People of Suez
Suez can easily be visited on a day trip, it's around 100 kms from Cairo, and is quite easy to get around in by car or even on foot. People in Suez are so friendly and more than willing to help with tips and directions. In fact, when I asked for directions to a fish restaurant the man offered to lead me to it, literally, which was just great. One of the things that you notice is that people living in the provinces outside of Cairo are generally more pleasant and helpful. Some attribute that to easier living conditions given Cairos intensity.
Seafood lovers haven:
Suez is considerably cheaper than Cairo; the fish meal we had cost us half of what it would have cost in Cairo or Alexandria. In spite of that we ate in the biggest fish restaurant in Suez, and the most expensive one. They had meals that work for families where you can get by the kilogram of fish, but also individual dishes with a little bit of everything. We highly recommend the plate with a little bit of everything; grilled fish, fried calamari and grilled shrimp. Of course a fish meal wouldnt be complete in Egypt without Tehina, Babaghanough dips and some fresh arabic bread.
We have a saying in Egypt Fish like to swim which means drinks are important with and after seafood. Right underneath the seafood restaurant there is a typical Caf or as Egyptians like to call it, Ahwa. You can go there have some tea, coffee, soda or juice. You can also play dominos or backgammon. The staff is very helpful and friendly.
Another interesting sight to see in Suez is the area where the British and French used to live before the war. This area is still preserved until now and is occupied by some families who are living in these houses. The houses all look identical - brown with green windows and all within the same distance from each other. Even the streets are filled with identical palm trees! They are surrounded by modern concrete buildings on both sides and a main street and the seaside on the other ends.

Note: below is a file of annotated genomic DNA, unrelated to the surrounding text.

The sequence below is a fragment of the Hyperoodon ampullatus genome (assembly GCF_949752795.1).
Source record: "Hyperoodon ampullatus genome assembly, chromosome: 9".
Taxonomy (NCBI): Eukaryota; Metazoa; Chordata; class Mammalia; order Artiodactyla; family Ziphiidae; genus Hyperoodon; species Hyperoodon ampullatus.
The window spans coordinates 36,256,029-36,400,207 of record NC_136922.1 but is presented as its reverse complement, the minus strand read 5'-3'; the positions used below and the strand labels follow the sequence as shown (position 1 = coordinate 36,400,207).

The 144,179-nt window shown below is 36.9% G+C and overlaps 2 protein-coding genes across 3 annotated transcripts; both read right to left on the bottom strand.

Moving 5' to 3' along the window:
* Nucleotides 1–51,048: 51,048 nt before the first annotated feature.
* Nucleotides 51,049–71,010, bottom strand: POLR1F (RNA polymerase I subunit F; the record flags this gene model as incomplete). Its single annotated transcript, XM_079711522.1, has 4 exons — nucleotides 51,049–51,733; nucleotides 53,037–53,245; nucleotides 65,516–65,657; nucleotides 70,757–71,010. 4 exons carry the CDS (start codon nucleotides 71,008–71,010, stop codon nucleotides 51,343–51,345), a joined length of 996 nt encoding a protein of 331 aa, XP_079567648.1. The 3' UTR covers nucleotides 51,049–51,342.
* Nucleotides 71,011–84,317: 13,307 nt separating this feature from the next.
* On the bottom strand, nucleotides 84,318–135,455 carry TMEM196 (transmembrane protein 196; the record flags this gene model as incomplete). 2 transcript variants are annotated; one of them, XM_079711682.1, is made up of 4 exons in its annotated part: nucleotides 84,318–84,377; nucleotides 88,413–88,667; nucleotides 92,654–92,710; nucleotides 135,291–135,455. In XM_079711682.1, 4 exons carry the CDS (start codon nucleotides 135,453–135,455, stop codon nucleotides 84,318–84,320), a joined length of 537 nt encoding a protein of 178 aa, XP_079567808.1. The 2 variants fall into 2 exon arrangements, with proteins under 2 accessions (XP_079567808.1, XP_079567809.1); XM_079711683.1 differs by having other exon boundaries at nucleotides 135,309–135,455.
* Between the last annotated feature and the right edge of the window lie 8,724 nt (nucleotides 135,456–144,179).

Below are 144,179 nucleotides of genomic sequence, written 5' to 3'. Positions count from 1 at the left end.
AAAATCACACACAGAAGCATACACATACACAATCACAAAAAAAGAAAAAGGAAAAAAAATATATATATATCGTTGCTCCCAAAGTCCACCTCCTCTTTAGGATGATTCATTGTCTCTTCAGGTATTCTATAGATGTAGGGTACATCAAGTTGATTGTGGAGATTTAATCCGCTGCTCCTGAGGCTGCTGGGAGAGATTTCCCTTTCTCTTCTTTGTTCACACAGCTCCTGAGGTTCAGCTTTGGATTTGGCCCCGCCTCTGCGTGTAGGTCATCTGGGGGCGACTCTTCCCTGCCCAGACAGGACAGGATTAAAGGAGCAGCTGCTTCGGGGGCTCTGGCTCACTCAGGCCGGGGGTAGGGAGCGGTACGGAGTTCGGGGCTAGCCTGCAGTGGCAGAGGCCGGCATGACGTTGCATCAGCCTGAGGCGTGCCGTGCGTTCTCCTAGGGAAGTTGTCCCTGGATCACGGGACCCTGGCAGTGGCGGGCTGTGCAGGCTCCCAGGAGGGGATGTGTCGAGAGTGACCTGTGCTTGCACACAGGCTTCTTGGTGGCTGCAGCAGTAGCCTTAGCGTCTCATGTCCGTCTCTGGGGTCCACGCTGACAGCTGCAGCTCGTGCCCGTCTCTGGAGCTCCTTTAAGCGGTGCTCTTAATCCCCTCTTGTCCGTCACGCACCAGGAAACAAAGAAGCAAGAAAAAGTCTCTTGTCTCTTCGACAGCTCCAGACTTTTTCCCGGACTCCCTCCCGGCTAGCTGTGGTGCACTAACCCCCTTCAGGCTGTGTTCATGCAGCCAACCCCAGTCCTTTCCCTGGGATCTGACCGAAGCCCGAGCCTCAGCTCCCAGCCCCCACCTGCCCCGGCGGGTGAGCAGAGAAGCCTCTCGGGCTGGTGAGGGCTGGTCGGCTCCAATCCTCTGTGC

Shopping & Downtown:
Downtown Suez is very interesting to take a walk in. In terms of shopping, there isn't really anything out of the ordinary to shop for. However, it has a socialist feel to it. You hardly see a taxi around, mostly microbuses. Most cars look the same. You don't see the difference in social class as you do in Cairo. It all seems quite standard. Also, there is an amusement park by the seaside on the way to downtown. The safety of the rides cannot be guaranteed but it could be an interesting alternative activity as well.
Swimming and dipping:
Suez is not exactly a beach destination as the water is not fit for swimming. You can smell the petroleum just by getting near the water. However, the city is surrounded by water, which adds the aesthetic pleasure of the scenery. The best thing to probably do in Suez is to sit and watch the ships go by wondering what sort of goods are being transported and reflecting on its importance in Egyptian history. The best place to do this would be near Port Tawfik. You can't enter the actual port without the proper credentials for security reasons but you can sit by the canal just next to it and enjoy the view.
At the time of the Israeli occupation of Sinai, Suez was the city on the border, which gave it a huge historical magnitude and major role in the 6th of October war. You can still notice the post war feel from the bullet holes that are still left in the buildings that haven't been fixed till now.